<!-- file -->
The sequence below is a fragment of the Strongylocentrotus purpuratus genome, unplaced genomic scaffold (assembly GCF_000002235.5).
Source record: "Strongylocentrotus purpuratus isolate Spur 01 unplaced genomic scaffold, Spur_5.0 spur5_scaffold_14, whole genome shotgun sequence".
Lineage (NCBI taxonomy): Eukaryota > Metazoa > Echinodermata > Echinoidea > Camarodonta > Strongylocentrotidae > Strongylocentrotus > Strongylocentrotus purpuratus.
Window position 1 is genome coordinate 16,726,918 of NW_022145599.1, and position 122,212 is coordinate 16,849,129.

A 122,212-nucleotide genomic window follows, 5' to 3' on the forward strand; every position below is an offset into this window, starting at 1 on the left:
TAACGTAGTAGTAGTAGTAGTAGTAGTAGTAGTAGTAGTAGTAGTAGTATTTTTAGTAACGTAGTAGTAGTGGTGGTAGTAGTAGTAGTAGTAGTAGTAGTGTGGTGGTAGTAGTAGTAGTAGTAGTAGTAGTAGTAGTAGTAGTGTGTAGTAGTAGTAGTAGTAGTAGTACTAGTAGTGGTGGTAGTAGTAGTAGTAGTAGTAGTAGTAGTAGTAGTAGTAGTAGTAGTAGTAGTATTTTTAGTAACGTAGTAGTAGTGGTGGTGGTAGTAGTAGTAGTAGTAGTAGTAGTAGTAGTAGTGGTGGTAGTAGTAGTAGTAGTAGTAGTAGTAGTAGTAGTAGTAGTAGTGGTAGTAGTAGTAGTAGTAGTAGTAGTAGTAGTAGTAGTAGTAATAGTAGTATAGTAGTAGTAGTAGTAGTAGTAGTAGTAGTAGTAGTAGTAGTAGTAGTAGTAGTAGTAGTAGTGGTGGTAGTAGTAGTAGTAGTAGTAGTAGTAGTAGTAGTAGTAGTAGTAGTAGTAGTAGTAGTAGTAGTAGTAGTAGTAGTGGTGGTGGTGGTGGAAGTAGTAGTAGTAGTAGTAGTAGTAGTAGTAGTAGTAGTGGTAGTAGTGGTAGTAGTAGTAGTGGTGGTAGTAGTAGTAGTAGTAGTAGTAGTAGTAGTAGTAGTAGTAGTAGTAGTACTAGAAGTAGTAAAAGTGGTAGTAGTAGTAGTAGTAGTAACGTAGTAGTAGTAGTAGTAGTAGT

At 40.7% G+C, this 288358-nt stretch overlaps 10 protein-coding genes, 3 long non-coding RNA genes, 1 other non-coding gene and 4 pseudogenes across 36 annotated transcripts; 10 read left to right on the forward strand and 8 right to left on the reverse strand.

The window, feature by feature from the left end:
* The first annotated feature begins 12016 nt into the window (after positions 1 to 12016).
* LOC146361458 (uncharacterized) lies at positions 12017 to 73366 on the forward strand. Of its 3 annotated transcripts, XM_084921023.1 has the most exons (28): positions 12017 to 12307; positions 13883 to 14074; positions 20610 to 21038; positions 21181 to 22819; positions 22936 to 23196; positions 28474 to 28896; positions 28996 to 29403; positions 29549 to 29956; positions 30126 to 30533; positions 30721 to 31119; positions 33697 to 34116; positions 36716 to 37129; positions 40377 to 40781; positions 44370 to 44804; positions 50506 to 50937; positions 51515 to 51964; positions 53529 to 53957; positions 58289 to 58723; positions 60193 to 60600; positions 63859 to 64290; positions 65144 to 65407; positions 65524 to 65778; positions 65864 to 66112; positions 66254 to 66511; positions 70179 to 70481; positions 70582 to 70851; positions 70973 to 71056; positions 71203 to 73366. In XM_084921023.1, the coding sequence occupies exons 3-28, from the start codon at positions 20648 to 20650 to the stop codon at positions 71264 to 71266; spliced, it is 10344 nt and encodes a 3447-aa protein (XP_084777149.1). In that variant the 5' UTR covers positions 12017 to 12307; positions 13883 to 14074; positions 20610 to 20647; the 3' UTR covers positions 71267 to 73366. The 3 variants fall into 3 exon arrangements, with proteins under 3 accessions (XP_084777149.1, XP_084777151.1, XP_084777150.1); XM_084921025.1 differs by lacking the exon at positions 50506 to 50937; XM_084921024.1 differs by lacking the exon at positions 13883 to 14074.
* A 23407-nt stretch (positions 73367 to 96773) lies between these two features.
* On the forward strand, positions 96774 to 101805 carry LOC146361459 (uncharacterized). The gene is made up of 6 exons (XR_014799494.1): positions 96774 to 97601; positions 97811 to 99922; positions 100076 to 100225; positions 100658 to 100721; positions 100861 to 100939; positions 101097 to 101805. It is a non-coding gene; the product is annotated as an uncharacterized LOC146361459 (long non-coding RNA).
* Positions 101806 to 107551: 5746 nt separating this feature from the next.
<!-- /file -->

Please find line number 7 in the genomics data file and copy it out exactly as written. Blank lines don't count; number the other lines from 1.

At 40.7% G+C, this 288358-nt stretch overlaps 10 protein-coding genes, 3 long non-coding RNA genes, 1 other non-coding gene and 4 pseudogenes across 36 annotated transcripts; 10 read left to right on the forward strand and 8 right to left on the reverse strand.